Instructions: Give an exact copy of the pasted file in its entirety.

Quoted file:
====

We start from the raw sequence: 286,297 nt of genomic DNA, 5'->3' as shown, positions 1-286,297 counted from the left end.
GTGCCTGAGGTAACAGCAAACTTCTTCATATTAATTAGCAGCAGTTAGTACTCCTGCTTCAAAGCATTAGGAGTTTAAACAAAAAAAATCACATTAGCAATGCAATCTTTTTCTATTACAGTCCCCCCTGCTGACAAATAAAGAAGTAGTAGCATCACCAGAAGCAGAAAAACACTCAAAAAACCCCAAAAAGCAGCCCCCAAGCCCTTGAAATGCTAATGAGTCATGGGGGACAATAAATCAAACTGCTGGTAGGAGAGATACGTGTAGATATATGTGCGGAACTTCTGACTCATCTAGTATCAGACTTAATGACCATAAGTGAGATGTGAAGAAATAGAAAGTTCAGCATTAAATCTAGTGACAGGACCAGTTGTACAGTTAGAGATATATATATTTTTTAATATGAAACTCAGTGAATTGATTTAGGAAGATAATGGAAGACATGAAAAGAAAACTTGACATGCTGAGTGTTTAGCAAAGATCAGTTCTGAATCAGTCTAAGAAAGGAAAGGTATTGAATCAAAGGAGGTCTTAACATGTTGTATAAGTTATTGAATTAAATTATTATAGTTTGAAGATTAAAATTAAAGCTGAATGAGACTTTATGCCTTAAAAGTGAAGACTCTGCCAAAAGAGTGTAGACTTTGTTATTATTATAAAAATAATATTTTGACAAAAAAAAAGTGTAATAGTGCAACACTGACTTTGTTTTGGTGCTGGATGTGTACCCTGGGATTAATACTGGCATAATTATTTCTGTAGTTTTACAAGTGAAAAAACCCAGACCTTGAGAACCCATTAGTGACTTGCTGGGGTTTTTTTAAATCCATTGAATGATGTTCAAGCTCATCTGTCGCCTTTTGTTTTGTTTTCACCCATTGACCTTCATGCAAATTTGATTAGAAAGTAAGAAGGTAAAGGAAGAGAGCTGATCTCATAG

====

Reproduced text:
We start from the raw sequence: 286,297 nt of genomic DNA, 5'->3' as shown, positions 1-286,297 counted from the left end.
GTGCCTGAGGTAACAGCAAACTTCTTCATATTAATTAGCAGCAGTTAGTACTCCTGCTTCAAAGCATTAGGAGTTTAAACAAAAAAAATCACATTAGCAATGCAATCTTTTTCTATTACAGTCCCCCCTGCTGACAAATAAAGAAGTAGTAGCATCACCAGAAGCAGAAAAACACTCAAAAAACCCCAAAAAGCAGCCCCCAAGCCCTTGAAATGCTAATGAGTCATGGGGGACAATAAATCAAACTGCTGGTAGGAGAGATACGTGTAGATATATGTGCGGAACTTCTGACTCATCTAGTATCAGACTTAATGACCATAAGTGAGATGTGAAGAAATAGAAAGTTCAGCATTAAATCTAGTGACAGGACCAGTTGTACAGTTAGAGATATATATATTTTTTAATATGAAACTCAGTGAATTGATTTAGGAAGATAATGGAAGACATGAAAAGAAAACTTGACATGCTGAGTGTTTAGCAAAGATCAGTTCTGAATCAGTCTAAGAAAGGAAAGGTATTGAATCAAAGGAGGTCTTAACATGTTGTATAAGTTATTGAATTAAATTATTATAGTTTGAAGATTAAAATTAAAGCTGAATGAGACTTTATGCCTTAAAAGTGAAGACTCTGCCAAAAGAGTGTAGACTTTGTTATTATTATAAAAATAATATTTTGACAAAAAAAAAGTGTAATAGTGCAACACTGACTTTGTTTTGGTGCTGGATGTGTACCCTGGGATTAATACTGGCATAATTATTTCTGTAGTTTTACAAGTGAAAAAACCCAGACCTTGAGAACCCATTAGTGACTTGCTGGGGTTTTTTTAAATCCATTGAATGATGTTCAAGCTCATCTGTCGCCTTTTGTTTTGTTTTCACCCATTGACCTTCATGCAAATTTGATTAGAAAGTAAGAAGGTAAAGGAAGAGAGCTGATCTCATAG